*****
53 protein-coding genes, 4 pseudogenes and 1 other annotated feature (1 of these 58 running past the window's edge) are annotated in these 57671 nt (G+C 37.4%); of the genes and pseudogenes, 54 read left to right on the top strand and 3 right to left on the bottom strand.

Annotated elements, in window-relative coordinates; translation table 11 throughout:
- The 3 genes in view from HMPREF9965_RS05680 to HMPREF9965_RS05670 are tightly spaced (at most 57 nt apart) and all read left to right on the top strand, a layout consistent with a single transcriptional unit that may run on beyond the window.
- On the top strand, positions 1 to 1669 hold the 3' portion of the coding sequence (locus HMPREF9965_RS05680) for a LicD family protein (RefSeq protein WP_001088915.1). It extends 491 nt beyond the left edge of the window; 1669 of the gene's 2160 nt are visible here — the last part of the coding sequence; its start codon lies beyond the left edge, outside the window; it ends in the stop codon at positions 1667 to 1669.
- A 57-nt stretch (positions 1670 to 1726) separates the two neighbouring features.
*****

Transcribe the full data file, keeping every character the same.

53 protein-coding genes, 4 pseudogenes and 1 other annotated feature (1 of these 58 running past the window's edge) are annotated in these 57671 nt (G+C 37.4%); of the genes and pseudogenes, 54 read left to right on the top strand and 3 right to left on the bottom strand.

Annotated elements, in window-relative coordinates; translation table 11 throughout:
- The 3 genes in view from HMPREF9965_RS05680 to HMPREF9965_RS05670 are tightly spaced (at most 57 nt apart) and all read left to right on the top strand, a layout consistent with a single transcriptional unit that may run on beyond the window.
- On the top strand, positions 1 to 1669 hold the 3' portion of the coding sequence (locus HMPREF9965_RS05680) for a LicD family protein (RefSeq protein WP_001088915.1). It extends 491 nt beyond the left edge of the window; 1669 of the gene's 2160 nt are visible here — the last part of the coding sequence; its start codon lies beyond the left edge, outside the window; it ends in the stop codon at positions 1667 to 1669.
- A 57-nt stretch (positions 1670 to 1726) separates the two neighbouring features.